Workshop 2.3: Accessibility and inclusion for women
Description: This session will look at the barriers facing women seeking to use the internet and the means by which they can be overcome. An emphasis will be given to challenges facing women in Africa and the MENA region. Moderator: Jac SM Kee
Workshop 2.4: Development and innovation: making the case for net neutrality
Description: This session will look at why net neutrality is a crucial development issue. Does network neutrality help, or hinder, development? Are there any examples we can draw upon? What are the current challenges to network neutrality and how should we respond to them? Moderator: Cynthia Wong
Workshop 2.5: Barriers to innovation in development – the problem of copyright
Description: This session will look at copyright and its complex relationship with broader development issues. What is the role of copyright protections in enabling economic, social and cultural development? Which copyright protections undermine development? This session will argue for a re-conception of copyright interests which ensures that development is a primary concern.
Moderator: Hisham Almiraat
|Theme 3: Supporting privacy and transparency online
As the instigators and builders of the technology and infrastructure that form ICTs and the internet, industry has a large and growing impact in debates about rights online. Companies increasingly have access to a wide range of user data. They respond to government requests on law enforcement and lawful interception, which can raise important questions about transparency and civil liberties protection for users. There are also important questions about how privacy can be integrated into the development and innovation of technology. This thematic discussion will explore the roles and responsibilities of companies in interacting with users and governments.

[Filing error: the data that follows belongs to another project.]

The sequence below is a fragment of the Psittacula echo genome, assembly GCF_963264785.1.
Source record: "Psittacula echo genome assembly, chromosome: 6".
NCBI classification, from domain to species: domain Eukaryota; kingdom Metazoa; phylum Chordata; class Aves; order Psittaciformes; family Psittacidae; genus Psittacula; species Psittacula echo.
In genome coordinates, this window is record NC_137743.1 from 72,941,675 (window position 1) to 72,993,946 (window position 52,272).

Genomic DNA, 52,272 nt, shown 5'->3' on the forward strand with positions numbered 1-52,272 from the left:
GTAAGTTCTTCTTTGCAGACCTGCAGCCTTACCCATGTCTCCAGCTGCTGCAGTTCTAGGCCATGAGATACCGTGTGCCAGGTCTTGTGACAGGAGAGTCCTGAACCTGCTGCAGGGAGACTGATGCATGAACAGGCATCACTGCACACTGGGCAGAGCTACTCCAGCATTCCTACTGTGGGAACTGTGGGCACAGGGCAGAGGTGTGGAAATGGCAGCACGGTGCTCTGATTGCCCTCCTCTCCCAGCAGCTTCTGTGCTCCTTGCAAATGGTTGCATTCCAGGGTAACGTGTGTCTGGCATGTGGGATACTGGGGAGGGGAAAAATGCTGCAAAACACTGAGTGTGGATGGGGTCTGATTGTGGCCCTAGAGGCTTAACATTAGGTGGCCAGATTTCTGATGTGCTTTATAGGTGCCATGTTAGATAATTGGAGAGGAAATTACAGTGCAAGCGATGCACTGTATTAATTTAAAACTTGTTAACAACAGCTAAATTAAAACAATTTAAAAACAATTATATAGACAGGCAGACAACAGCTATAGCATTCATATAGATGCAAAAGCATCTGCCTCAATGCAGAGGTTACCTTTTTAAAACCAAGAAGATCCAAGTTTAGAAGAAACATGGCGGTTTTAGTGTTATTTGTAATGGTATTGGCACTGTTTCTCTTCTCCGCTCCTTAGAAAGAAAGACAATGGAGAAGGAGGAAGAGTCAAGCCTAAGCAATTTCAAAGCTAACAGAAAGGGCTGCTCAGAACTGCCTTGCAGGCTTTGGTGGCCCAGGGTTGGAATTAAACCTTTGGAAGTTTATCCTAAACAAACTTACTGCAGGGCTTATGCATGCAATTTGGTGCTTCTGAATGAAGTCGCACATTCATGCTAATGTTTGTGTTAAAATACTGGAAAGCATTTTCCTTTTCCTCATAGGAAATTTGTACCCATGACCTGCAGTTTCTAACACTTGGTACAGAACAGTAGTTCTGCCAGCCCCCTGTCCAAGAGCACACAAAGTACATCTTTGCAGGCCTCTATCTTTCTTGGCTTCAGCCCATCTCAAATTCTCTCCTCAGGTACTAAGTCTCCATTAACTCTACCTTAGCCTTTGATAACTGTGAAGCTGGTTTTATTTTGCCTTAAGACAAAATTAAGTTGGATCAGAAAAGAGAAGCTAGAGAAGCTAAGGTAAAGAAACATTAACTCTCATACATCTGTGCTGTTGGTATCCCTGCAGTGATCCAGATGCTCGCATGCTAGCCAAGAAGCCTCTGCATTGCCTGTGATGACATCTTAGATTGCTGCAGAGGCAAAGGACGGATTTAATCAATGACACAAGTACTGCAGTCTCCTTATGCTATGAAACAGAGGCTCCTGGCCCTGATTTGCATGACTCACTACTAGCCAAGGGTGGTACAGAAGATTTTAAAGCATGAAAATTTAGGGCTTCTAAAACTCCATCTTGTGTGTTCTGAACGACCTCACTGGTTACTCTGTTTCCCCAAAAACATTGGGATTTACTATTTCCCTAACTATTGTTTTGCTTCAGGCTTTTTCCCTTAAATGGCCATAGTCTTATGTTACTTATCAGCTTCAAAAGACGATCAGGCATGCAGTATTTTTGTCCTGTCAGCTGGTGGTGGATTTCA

Workshop 3.1: UN guiding principles on business and human rights - state duty to protect, corporate responsibility to respect, and access to remedy
Description: This session will look at benefits of, as well as possibilities and challenges in implementing the Ruggie framework in the ICT industry through local and international initiatives. Moderator: John Kampfner
Workshop 3.2: Privacy and data protection: the challenges of big data
Description: The mining of data by companies is a pervasive feature of current business models on the internet. But while big data presents opportunities for businesses, it also poses new challenges for protecting user rights online. This session will look at best mechanisms for protecting privacy and explore the value of national regulation, self–regulation, and normative standards. What are the lessons that can be learned internationally and how do they apply to the region? Moderator: Ben Wagner
Workshop 3.3: Emerging technologies and future challenges to upholding human rights online
Description: We are seeing an emergence of new technological capabilities – IMSI catchers, nation-wide interception capabilities, hacking tools, and Trojans – that pose new challenges to upholding human rights online. This session will explore different ways to tackle these challenges and protect human rights online and look at the value of legal solutions, as well as responsibilities of engineers to design systems that enhance data protection. Moderator: Jillian York
Workshop 3.4: Transparency reporting: private and public sector roles and responsibilities
Description: A small but growing number of Internet companies are publicly reporting data on requests for user data from law enforcement agencies and content removal requests from governments and copyright owners. What are the respective roles and responsibilities of public and private sector actors for transparency reporting on takedowns and data requests, and how can civil society organizations most effectively use publicly available data to advocate for effective legislation and regulation?
Moderator: James Losey